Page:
Availability accumulation and destruction in a DI diesel engine with special reference to the limited cooled case

C. D. Rakopoulos, E. C. Andritsakis, D. K. Kyritsis

Research output: Contribution to journalArticlepeer-review

47 Scopus citations

Abstract

This work develops a method for the calculation of both the irreversibility produced during combustion and the working medium availability at the end of the expansion process in a high speed, direct injection (DI), naturally aspirated, four-stroke diesel engine, on which experiments were conducted at the authors' laboratory. The experimental data were processed for the determination of fuel reaction rates; the combustion irreversibility production rate was then computed from the fuel reaction rates via an analytical mathematical expression which was developed by the present research group, based on the combined resolution of the first and second laws of thermodynamics. This expression is coupled with standard first law calculations and then is integrated to give the accumulated combustion irreversibility, while the working medium availability variation is also computed throughout the engine closed cycle. These calculations are applied for a wide range of measured loads, injection timings and engine rotational speeds; they are also expanded in the direction of the intensity of the rate of heat transfer loss (to the engine cooling medium) for every combination of the experimentally determined engine variables. Therefore, apart from investigating the effect of various operating parameters on the availability balance, it is possible to evaluate the effect of the engine heat transfer reduction (limited cooled engine), from the second law analysis point of view, on the potential for efficiency improvements made by using the increased exhaust heat in recovery devices (e.g. the exhaust turbine or Rankine bottoming cycle compounding). With the present second law analysis, which forms the spearhead of this work, the exhaust gas availability offers more useful information than its enthalpy counterpart (first law analysis) for the operation of such compounding devices. The irreversibility calculation also provides useful information for the combustion loss, which cannot be isolated and evaluated at all by a first law analysis.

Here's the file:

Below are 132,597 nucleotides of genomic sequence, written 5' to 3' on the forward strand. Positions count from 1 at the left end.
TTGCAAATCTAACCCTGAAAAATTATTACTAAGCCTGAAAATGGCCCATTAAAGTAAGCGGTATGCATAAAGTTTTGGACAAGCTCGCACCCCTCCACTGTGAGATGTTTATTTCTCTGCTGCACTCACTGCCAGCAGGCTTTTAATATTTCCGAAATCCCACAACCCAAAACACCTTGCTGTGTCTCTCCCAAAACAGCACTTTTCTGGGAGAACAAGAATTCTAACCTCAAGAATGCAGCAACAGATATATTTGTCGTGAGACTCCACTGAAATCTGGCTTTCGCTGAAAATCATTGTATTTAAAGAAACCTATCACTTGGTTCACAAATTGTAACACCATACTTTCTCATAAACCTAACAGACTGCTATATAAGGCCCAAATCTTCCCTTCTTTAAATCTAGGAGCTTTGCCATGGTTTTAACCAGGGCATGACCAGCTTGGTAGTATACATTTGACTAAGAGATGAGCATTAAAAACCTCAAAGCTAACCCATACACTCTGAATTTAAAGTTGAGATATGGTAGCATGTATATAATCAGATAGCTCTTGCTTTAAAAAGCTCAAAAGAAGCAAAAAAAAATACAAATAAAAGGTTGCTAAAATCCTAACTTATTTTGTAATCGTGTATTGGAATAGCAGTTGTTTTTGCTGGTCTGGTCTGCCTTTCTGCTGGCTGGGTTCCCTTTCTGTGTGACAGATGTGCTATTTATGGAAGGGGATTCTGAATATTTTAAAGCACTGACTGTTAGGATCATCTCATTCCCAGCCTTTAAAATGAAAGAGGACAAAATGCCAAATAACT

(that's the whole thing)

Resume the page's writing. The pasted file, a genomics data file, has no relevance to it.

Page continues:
Original languageBritish English
Pages (from-to)261-276
Number of pages16
JournalHeat Recovery Systems and CHP
Volume13
Issue number3
DOIs
StatePublished - May 1993

Fingerprint

Dive into the research topics of 'Availability accumulation and destruction in a DI diesel engine with special reference to the limited cooled case'. Together they form a unique fingerprint.

Cite this